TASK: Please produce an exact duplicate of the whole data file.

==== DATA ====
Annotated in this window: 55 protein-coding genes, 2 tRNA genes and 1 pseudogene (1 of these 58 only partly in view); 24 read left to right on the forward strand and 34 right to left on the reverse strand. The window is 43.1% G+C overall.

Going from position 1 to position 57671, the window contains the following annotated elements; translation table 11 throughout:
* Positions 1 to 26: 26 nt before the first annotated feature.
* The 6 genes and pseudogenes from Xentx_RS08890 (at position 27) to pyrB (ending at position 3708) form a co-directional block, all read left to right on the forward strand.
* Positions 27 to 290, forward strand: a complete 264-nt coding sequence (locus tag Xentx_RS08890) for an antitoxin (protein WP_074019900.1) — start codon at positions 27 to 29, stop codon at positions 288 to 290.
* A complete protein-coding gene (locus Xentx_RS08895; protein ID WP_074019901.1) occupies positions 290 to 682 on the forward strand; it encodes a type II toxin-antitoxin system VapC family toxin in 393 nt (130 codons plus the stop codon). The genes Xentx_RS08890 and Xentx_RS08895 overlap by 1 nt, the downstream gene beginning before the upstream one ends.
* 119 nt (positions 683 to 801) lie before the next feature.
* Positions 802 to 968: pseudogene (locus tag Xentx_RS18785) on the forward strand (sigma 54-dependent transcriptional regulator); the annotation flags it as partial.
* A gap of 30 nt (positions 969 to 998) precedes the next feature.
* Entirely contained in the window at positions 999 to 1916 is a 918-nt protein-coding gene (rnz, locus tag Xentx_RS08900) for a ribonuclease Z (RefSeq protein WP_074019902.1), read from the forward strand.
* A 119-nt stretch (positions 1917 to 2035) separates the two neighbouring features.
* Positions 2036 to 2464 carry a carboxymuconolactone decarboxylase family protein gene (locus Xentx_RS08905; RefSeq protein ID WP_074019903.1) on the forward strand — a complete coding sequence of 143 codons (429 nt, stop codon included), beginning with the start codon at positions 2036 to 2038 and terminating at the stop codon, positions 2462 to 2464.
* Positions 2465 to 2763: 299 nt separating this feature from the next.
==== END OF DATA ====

Annotated in this window: 55 protein-coding genes, 2 tRNA genes and 1 pseudogene (1 of these 58 only partly in view); 24 read left to right on the forward strand and 34 right to left on the reverse strand. The window is 43.1% G+C overall.

Going from position 1 to position 57671, the window contains the following annotated elements; translation table 11 throughout:
* Positions 1 to 26: 26 nt before the first annotated feature.
* The 6 genes and pseudogenes from Xentx_RS08890 (at position 27) to pyrB (ending at position 3708) form a co-directional block, all read left to right on the forward strand.
* Positions 27 to 290, forward strand: a complete 264-nt coding sequence (locus tag Xentx_RS08890) for an antitoxin (protein WP_074019900.1) — start codon at positions 27 to 29, stop codon at positions 288 to 290.
* A complete protein-coding gene (locus Xentx_RS08895; protein ID WP_074019901.1) occupies positions 290 to 682 on the forward strand; it encodes a type II toxin-antitoxin system VapC family toxin in 393 nt (130 codons plus the stop codon). The genes Xentx_RS08890 and Xentx_RS08895 overlap by 1 nt, the downstream gene beginning before the upstream one ends.
* 119 nt (positions 683 to 801) lie before the next feature.
* Positions 802 to 968: pseudogene (locus tag Xentx_RS18785) on the forward strand (sigma 54-dependent transcriptional regulator); the annotation flags it as partial.
* A gap of 30 nt (positions 969 to 998) precedes the next feature.
* Entirely contained in the window at positions 999 to 1916 is a 918-nt protein-coding gene (rnz, locus tag Xentx_RS08900) for a ribonuclease Z (RefSeq protein WP_074019902.1), read from the forward strand.
* A 119-nt stretch (positions 1917 to 2035) separates the two neighbouring features.
* Positions 2036 to 2464 carry a carboxymuconolactone decarboxylase family protein gene (locus Xentx_RS08905; RefSeq protein ID WP_074019903.1) on the forward strand — a complete coding sequence of 143 codons (429 nt, stop codon included), beginning with the start codon at positions 2036 to 2038 and terminating at the stop codon, positions 2462 to 2464.
* Positions 2465 to 2763: 299 nt separating this feature from the next.